Very few Fed meetings have been as important as one on Wednesday this week. After Fed Chair Jay Powell’s prepared comments, the perfect question from the CNBC reporter during the Q&A session that turned the markets around was “Will there be a 75 basis point increase in interest rates in the coming months?”. Jay Powell answered “No” and markets began to rally soon after that. But by Friday, that enthusiasm faded away and was replaced by the concern that the Fed had been wrong last year about inflation being transitory and could likely be wrong again, elevating the chance of a recession in the next 12-18 months.

Certainly a global recession is possible. Europe is probably already in one, China with its lockdown could enter one shortly and that leaves the US to hold things stable. What does the next 12 months hold for the US economy?

Future Wealth’s View

Bear markets are tough. It grinds you down with good days that get one excited that things are turning around and then we hit bottom again the next day. In these times, it is important to look at economic data – job openings are at a record, unemployment is low but consumers are hesitating to pay prevailing prices – a sign of the negative impact of inflation.  Job creation is expected to slow down, and as vacancies come down, wage inflation should drop. The question is whether the economy is strong enough to handle tighter economic policy?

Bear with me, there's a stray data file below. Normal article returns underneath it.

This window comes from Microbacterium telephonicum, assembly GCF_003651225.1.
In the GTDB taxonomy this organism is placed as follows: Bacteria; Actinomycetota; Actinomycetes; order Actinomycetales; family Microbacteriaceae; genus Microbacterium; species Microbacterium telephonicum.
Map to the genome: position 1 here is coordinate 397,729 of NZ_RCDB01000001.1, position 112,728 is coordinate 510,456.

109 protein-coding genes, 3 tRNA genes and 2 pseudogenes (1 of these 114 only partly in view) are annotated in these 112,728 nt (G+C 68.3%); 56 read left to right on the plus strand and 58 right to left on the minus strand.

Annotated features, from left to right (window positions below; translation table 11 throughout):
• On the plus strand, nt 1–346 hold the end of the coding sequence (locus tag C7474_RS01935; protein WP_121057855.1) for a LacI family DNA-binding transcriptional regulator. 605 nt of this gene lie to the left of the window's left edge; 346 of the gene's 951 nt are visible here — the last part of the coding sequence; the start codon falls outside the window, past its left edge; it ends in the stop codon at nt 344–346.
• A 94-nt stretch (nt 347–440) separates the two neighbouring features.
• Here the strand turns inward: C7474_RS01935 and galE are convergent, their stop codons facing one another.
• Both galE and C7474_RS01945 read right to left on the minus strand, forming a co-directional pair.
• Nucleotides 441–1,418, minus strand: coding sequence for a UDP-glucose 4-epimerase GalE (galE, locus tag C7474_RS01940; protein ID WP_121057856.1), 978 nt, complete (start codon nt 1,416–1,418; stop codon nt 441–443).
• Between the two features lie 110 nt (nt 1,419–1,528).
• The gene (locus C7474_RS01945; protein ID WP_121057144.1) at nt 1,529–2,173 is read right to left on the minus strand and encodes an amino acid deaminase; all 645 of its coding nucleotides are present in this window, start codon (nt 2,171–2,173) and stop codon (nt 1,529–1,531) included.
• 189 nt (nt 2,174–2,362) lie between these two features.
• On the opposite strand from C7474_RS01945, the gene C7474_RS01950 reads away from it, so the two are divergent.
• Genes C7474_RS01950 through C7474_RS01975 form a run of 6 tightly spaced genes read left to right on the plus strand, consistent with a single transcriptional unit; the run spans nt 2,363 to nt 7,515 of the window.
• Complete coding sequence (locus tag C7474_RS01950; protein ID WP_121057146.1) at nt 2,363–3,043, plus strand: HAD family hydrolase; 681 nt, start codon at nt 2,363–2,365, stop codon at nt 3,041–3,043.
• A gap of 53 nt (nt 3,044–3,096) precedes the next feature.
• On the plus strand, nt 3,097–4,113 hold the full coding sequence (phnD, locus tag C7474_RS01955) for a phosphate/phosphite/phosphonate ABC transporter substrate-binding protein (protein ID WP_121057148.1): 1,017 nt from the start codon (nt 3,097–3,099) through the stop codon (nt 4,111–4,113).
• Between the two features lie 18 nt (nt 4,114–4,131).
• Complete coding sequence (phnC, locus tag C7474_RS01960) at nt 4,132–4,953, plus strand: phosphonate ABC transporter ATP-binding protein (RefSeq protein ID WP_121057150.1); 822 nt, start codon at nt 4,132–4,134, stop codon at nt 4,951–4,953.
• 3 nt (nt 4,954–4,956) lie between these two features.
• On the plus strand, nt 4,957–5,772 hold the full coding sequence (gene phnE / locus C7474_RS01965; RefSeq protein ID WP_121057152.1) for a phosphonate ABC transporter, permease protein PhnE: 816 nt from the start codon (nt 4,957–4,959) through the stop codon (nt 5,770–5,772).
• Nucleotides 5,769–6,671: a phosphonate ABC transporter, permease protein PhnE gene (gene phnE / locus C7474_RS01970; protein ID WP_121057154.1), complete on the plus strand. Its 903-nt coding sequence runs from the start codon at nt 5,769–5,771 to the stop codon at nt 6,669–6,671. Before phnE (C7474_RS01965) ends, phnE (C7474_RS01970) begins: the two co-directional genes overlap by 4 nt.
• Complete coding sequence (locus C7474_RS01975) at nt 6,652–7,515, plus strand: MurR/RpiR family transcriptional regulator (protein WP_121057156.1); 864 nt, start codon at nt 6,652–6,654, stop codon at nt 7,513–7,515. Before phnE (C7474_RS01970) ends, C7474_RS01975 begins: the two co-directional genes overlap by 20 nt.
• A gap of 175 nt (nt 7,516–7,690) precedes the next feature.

Inflation data will be key – something that we need to keep an eye on all year long. If CPI (Consumer Price Index) data on May 11 signals a drop from April and if June is lower than May, we may see an easing in interest rates from the Fed and we could be on pace to successfully avert a recession. Else…all bets are off.

For investors, it is time to evaluate where you want to be on the risk curve? Market clearly does not favor being on the riskiest part of the curve i.e. growth stocks and neither does it pay to be on the other end keeping money in the bank with inflation running high. Given these conditions, at Future Wealth LLC, what we strive for in our client portfolios is capital preservation when neither stocks or bonds are working well. 

Bottom line is that investors need a new playbook. If you don’t have one yet, it may be too late.